I mean, why can I not contribute to a Roth IRA if I’m married filing separately, but I can if I’m married filing jointly? So weird. I’ve gotten some advice about getting my spouse to do a Rollover IRA with his inactive account before we file for divorce, because apparently it’s easier to transfer without an expensive and time-consuming QDRO, but I haven’t been able to find corroborating info online and it’s not something my lawyer is familiar with.

Frankly, everything retirement has me overwhelmed. I’ve read some good books and blogs about investing in general, and I think I understand that decently well, but somehow I’m struggling with how it all works in IRAs etc (possibly because I have no direct experience, never having had one before).

What’s the best part of your current lifestyle/routine?

A hollow tree we found while in Vermont

I really like being a part-time worker so I can be available for my kids after school and take trips with them without having to worry about work scheduling. And I absolutely LOVE where I live. I definitely don’t see myself living here after the boys move out (waaaay too much house for one person) but for now this is perfect. My finances feel under control, even if I don’t have long-term plans in place yet, because of YNAB. While I try not to spend more on things than I have to, I also don’t feel like I have to say no every time the boys want to get ice cream or order pizza, and that’s important to me.

What’s the worst part of your current lifestyle/routine?

Relying on my spouse for 90% of my income is not awesome. I need to get myself to a place where I can support myself once the child support portion goes away (in about 8 years). I’m sure lots of people will tell me to sell the house so I have more savings and (possibly) a smaller rent/mortgage payment, but if I did then the support payment would be reduced as well so it wouldn’t really be any different in the end.

It’s a similar situation with my work income, once I hit a certain threshold of income he’s going to start decreasing the support payments. And before anyone shouts that that’s unreasonable, he’s currently giving me more than half of his income so that we can stay in this house. I don’t know the threshold because that’s part of the final divorce decree that we haven’t hashed out yet, but I wouldn’t allow it to be less than $40,000 a year.

And not knowing whether I’ll have any retirement is pretty stressful.

Where Adrianna Wants to be in Ten Years:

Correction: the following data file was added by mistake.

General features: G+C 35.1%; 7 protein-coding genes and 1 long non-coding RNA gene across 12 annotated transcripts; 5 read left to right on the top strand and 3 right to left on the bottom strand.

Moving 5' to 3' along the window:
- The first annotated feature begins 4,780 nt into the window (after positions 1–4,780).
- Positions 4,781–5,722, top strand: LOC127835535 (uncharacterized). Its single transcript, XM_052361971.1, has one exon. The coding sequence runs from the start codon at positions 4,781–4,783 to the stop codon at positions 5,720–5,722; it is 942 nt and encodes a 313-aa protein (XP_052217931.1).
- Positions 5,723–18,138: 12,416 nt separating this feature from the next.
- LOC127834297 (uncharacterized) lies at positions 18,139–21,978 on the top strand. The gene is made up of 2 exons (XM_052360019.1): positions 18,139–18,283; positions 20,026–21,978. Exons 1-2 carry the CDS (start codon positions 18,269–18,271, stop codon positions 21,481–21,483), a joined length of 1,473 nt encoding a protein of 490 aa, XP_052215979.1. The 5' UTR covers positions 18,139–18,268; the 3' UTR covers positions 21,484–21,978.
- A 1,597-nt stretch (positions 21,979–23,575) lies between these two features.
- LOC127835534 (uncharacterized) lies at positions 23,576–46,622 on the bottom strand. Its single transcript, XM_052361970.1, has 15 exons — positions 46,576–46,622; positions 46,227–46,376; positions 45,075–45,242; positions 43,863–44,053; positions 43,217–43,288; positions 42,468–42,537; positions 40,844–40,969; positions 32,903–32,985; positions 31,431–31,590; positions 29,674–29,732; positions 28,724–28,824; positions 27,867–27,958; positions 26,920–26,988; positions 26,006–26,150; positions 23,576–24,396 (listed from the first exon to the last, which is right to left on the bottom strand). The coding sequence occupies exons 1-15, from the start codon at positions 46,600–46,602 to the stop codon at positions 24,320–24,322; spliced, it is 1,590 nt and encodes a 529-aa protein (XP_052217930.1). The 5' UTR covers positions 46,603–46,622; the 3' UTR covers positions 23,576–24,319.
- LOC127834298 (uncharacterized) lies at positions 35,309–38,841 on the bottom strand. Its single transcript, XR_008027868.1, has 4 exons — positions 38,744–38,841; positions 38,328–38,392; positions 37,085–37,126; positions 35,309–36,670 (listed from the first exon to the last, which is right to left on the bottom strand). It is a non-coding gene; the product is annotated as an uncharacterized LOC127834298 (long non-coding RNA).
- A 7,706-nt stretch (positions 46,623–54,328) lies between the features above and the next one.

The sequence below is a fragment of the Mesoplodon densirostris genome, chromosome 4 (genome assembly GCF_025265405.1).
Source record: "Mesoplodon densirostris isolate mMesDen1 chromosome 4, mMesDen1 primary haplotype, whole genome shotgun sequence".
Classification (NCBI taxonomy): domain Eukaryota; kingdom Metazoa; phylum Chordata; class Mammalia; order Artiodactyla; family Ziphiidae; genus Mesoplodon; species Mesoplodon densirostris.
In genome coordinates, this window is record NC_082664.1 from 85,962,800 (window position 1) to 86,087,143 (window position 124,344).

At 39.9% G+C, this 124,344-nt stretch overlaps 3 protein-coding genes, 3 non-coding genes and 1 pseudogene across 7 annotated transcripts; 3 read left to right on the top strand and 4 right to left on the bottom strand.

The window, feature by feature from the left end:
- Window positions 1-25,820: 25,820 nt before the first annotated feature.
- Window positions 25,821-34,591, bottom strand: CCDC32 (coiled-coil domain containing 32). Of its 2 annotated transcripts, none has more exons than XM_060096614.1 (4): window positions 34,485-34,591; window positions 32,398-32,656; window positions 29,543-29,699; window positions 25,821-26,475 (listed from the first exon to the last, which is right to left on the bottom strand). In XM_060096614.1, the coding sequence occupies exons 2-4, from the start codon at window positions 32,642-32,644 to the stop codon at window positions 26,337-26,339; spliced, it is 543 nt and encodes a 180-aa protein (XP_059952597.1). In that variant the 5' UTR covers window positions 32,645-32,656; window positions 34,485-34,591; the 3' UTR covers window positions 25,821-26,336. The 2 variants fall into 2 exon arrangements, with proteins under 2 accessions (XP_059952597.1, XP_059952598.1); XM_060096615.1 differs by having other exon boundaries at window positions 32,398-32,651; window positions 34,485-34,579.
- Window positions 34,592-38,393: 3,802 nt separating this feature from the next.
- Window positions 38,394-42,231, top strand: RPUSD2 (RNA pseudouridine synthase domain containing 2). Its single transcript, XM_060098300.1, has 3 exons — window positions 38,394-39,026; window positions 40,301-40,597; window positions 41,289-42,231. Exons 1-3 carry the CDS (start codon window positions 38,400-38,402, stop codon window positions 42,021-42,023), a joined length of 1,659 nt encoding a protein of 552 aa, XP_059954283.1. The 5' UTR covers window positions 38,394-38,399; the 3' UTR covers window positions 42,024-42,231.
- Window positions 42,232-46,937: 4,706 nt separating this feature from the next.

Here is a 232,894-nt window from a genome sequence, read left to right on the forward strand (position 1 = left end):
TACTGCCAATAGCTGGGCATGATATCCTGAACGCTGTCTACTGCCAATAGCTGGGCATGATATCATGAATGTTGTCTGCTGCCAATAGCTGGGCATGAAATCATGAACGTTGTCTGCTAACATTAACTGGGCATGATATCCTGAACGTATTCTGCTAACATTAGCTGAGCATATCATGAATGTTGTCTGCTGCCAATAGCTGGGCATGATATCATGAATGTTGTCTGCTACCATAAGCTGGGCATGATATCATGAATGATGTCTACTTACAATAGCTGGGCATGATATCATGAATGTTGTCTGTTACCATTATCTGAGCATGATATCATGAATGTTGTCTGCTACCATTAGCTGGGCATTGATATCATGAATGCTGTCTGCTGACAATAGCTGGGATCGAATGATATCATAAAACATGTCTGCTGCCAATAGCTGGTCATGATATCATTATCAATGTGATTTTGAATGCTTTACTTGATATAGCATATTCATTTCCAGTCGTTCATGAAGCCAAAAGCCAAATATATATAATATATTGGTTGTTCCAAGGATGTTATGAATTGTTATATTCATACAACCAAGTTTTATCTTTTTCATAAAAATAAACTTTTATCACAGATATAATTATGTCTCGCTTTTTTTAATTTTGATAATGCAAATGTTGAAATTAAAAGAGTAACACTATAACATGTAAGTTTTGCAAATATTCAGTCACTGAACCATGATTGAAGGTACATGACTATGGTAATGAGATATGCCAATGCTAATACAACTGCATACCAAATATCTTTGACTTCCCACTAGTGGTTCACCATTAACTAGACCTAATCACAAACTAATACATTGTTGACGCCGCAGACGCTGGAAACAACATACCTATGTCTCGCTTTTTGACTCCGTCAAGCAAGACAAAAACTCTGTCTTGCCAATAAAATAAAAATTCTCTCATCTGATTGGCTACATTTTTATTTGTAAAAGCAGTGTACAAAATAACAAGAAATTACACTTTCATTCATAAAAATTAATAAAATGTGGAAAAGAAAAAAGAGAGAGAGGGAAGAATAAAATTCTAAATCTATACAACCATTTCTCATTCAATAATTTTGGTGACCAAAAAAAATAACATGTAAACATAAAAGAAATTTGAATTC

• Finances:
    • No debt: Ideally in 10 years I will have sold this house and bought a smaller place, preferably somewhere with more land for gardening and no HOA dues. And maybe chickens.
    • College: My kids have 529s from their grandmother, but I would like to be able to help them a little too. The 529s probably won’t be enough at a 4 year college (though they might be sufficient for trade school), and I honestly don’t know what their dad is planning to do in this regard.
    • Retirement: if I am on track to retire at 60 that would be great. Earlier is even better.
  • Lifestyle: 
    • I like food, I like playing sports and being active, I like going places. As long as I can keep doing those things, I’m happy!
    • My only non-nebulous goals are visits to other continents at some point in life.
  • Career: 
    • I work to live, not live to work! If I’m still working the same job I have now, that will be fine with me because it’s flexible and interesting enough without sucking the joy out of life.
    • Even better if the proof-reading gig takes off, because that’s FUN! 🙂

Adrianna’s Finances

Income

Item Amount Notes
Support from ex $4,550 $2,100 every other week. This is mostly child support, as I pay for just about everything (camps, school expenses, extracurriculars, etc).
Adrianna’s income $900 Net after federal and state taxes. My hours fluctuate so this is an average.
Dividends $7 From Navy Federal CU accounts
Monthly subtotal: $5,457
Annual total: $65,484

Mortgage Details

Item Outstanding loan balance Interest Rate Loan Period and Terms Equity Purchase price and year
Mortgage on house $381,301 2.63% 30-year fixed-rate mortgage $1,400 $382k; refi into my name in March 2021

Debts: $0

Assets

Item Amount Notes Interest/type of securities held Name of bank/brokerage
Navy Federal Accounts $32,500 This is pretty much all of my money. I keep it all in savings until the end of the month when 90% of my bills are due and then I move enough to checking. 0.25% interest Navy Federal
Employer-sponsored retirement account belonging to ex-spouse $12,000 This amount will be mine when divorce is final, but as far as I know, he can’t give it to me until then without penalties. No contributions have been made to it in at least five years, probably more like ten, because it was from a prior job. I can’t find the paperwork, but I’ll keep looking! Fidelity
Roth IRA $8,000 I just opened this in April, maxed out the contributions for 2020 and set up transfers to max out 2021. Because of start up amounts it’s pretty evenly split between bonds and stocks at the moment, but each new addition is these percentages. VTSAX (75%) & VBTLX (25%) Vanguard
Trust account with Divorce Lawyer $3,300 This is sitting there until the divorce is final. Lawyer doesn’t think we’ll use it all since things have been civil so far. ? Lawyer
Total: $55,800

Vehicles

Vehicle make, model, year Valued at Mileage Paid off?
Mazda Mazda5 2015 $11,000 66,000 Yes

Credit Card Strategy

Card Name Rewards Type? Bank/card company
Citi 2% Cash Back Card 2% back on all purchases Citi
Amazon Store Card 5% back on Amazon purchases Synchrony

Expenses

Item Amount Notes
Mortgage $1,980 Refi’d in March and lowered my previous payment by $200, even with buying out the spouse’s portion!